6 We do recognize that this case is somewhat different from Good because in Good, the Government entered into an occupancy agreement with the lessees of the property, under which the lessees paid rents to the United States Marshal. 510 U.S. at 47, 114 S. Ct. at 498. No such occupancy agreement was involved in this case. However, the 408 Peyton Road, S.W., property was Richardson's marital residence. The Court does not and cannot know whether the Government would have entered into an occupancy agreement similar to the one in Good had 408 Peyton Road, S.W., been a rental property.
7 See 18 U.S.C. § 981 (referring to both arrest and seizure warrants as methods for "seizing" property); 21 U.S.C. § 881 (same); United States v. Three Tracts of Property Located on Beaver Creek, 994 F.2d 287, 289 (6th Cir. 1993) (stating in recitation of facts that the district court found probable cause to believe the property was subject to forfeiture and that "[a] warrant of arrest was issued ordering the U.S. Marshal to seize the property and currency"); Schrob v. Catterson, 948 F.2d 1402, 1415 n. 13 (3d Cir. 1991) ("As authorized by 21 U.S.C.A. § 881(b), the prosecutor can either seek a seizure warrant under Rule C(3) of the Supplemental Rules for Certain Admiralty and Maritime Claims, or under Federal Rule of Criminal Procedure 41."); United States v. One Parcel of Property Located at 15 Black Ledge Drive, 897 F.2d 97, 98 (2d Cir. 1990) (stating in recitation of facts that "pursuant to an in rem warrant for arrest of property issued by the district court, the property was seized by the United States Marshal"); Brad A. Chapman & Kenneth W. Pearson, Comment, The Drug War and Real Estate Forfeiture Under 21 U.S.C. § 881: The "Innocent" Lienholder's Rights, 21 Tex. Tech. L. Rev. 2127, 2148 (1990) (discussing obtaining "an in rem arrest warrant for the seizure of the real property"); Theodore P. Sherris, Drug Related Forfeitures: Land Title Issues, Prob. & Prop., Jan.-Feb. 1990 at 33, 34 (stating that "[s]imultaneously with the filing of the verified complaint, an in rem seizure ("arrest") warrant is issued").
8 On this point, the Court cited United States v. TWP 17 R 4, Certain Real Property in Maine, 970 F.2d 984 (1st Cir. 1992), in which the First Circuit held that the execution of an arrest warrant by posting did not violate the Fifth Amendment Due Process Clause. Although the arrest warrant in TWP 17 R 4 directed the United States Marshal to "arrest the property . . . and detain the same in your custody until further order of the Court," it did not direct the United States Marshal to actually seize the property and the United States Marshal did not do so. Id. at 986.
9 We further note, without deciding, that the title of the warrant may not be as determinative of whether there has been a due process violation as may be the extent of the authority that the warrant purports to grant.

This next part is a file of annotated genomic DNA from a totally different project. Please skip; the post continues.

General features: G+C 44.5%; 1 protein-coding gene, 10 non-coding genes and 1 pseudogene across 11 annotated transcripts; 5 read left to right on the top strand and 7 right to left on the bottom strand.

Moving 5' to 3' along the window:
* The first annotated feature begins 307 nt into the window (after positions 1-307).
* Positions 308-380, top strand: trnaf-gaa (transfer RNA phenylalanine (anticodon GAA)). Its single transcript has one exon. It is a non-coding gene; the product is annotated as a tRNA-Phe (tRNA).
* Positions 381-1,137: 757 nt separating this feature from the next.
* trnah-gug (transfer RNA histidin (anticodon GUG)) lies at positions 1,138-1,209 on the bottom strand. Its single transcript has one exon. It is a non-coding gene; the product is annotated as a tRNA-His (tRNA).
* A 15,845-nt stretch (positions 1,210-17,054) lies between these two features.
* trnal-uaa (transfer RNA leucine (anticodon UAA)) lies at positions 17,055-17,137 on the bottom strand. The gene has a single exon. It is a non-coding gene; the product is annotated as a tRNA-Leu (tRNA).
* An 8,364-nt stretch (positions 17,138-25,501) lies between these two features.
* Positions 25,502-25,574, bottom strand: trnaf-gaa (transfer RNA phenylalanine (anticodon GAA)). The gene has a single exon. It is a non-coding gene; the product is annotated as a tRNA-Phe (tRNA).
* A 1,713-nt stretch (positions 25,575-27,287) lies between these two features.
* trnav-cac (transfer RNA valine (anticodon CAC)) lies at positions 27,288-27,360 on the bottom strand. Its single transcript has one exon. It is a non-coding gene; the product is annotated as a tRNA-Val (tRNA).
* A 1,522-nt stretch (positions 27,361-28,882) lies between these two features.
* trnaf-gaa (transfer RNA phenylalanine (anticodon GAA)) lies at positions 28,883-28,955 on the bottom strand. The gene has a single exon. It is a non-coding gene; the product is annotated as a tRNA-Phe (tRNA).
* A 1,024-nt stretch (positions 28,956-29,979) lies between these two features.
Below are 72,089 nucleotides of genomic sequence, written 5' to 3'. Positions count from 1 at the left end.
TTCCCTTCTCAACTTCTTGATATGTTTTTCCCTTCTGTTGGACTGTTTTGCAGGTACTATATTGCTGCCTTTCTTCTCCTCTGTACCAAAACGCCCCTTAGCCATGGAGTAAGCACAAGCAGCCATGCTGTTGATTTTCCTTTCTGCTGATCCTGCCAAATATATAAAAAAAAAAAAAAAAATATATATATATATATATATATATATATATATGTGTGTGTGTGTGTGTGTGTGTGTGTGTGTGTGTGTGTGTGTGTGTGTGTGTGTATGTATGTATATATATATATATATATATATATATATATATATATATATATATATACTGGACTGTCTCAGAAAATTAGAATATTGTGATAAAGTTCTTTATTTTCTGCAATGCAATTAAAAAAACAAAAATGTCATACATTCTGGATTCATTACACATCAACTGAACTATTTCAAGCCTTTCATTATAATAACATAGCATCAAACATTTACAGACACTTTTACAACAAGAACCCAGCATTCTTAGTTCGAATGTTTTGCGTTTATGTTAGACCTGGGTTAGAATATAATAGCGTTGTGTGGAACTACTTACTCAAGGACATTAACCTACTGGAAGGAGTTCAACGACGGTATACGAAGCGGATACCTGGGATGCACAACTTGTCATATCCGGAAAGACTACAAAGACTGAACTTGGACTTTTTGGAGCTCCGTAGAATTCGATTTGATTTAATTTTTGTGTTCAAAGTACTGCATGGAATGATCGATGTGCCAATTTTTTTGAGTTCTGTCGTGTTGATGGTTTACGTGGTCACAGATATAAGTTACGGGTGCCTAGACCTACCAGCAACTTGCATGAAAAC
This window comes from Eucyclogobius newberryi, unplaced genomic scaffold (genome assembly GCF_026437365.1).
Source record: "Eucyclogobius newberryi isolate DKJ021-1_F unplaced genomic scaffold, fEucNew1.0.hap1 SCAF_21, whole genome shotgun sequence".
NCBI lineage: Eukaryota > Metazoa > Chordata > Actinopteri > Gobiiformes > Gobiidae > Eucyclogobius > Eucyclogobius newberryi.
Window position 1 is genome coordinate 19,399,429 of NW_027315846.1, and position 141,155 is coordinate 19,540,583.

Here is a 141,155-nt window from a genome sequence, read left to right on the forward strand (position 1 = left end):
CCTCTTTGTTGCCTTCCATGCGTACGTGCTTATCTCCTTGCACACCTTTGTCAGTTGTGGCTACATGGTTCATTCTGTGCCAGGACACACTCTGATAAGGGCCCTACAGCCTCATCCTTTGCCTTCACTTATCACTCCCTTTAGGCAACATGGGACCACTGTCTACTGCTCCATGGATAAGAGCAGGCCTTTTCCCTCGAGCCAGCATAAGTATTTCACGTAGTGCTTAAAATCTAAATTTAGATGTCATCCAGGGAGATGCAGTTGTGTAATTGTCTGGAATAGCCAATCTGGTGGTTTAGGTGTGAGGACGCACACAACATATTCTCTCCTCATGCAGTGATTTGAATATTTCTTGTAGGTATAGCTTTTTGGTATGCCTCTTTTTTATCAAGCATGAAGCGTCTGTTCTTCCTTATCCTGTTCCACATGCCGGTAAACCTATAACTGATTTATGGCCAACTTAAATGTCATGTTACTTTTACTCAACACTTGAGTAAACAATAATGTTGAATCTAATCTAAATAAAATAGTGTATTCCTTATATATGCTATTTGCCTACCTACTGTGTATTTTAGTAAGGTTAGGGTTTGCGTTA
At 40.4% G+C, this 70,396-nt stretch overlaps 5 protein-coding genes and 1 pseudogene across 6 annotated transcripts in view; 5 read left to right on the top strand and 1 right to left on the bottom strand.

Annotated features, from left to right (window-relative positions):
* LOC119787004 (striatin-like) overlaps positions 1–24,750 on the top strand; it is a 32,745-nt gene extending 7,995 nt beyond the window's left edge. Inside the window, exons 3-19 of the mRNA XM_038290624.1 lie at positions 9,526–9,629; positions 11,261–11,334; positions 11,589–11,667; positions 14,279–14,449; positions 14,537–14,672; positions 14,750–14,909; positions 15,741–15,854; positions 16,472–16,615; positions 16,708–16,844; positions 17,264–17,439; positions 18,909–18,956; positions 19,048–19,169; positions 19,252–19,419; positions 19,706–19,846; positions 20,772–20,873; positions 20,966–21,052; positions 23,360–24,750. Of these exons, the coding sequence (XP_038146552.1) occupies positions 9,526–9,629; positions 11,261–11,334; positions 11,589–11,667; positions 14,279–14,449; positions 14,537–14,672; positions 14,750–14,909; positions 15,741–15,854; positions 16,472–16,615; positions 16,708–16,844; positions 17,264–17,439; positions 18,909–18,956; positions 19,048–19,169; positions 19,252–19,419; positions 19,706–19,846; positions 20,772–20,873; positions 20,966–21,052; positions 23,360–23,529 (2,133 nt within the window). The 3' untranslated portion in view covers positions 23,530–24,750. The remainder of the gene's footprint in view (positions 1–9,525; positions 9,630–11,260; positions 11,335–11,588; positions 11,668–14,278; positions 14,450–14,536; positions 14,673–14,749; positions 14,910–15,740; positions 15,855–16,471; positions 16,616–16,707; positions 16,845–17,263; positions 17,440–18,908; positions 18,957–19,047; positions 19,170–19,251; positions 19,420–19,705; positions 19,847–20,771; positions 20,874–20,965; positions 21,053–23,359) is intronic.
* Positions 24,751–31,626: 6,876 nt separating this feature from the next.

10 We note that our conclusion is consistent with the view of a majority of the other circuits that have considered this issue. See United States v. Marsh, 105 F.3d 927, 931 (4th Cir. 1997); United States v. All Assets and Equip. of West Side Bldg. Corp., 58 F.3d 1181, 1193 (7th Cir. 1995); see also United States v. Real Property Located at 20832 Big Rock Drive, 51 F.3d 1402, 1406 (9th Cir. 1995) (proper remedy is "exclusion of the illegally seized evidence at trial" and the "Government is held responsible for any rents accrued during the illegal seizure" (internal quotations and citation omitted)); United States v. 51 Pieces of Real Property, 17 F.3d 1306, 1316 (10th Cir. 1994) (proper remedy is that the "impermissibly obtained evidence [may] not [be] used in the forfeiture proceeding" and the Government must return "rents that accrued during the illegal seizure" (internal quotations and citations omitted)); but see United States v. One Parcel of Real Property Located at 9638 Chicago Heights, 27 F.3d 327, 330 (8th Cir. 1994) (holding dismissal of the complaint to be the proper remedy).
BIRCH, Circuit Judge, concurring in part and dissenting in part in which BARKETT, Circuit Judge, joins:
I concur in most of that said in the majority opinion; most particularly with the following:
I respectfully dissent from the majority's formulation of a "remedy" for such conduct by the Government. The return of rents, if any, generated by the property during the period of illegal seizure to the rightful owner is a sorry sanction that denigrates the fundamental right declared to be infringed and deemed worthy of protection. The deterrent effect of this phantom penalty is as ephemeral as is the Government's ability to restrain overzealous prosecutors. Anti-drug law enforcement is necessary, but constitutional rights, including those required by due process, can never be sacrificed for the mere convenience of law enforcement.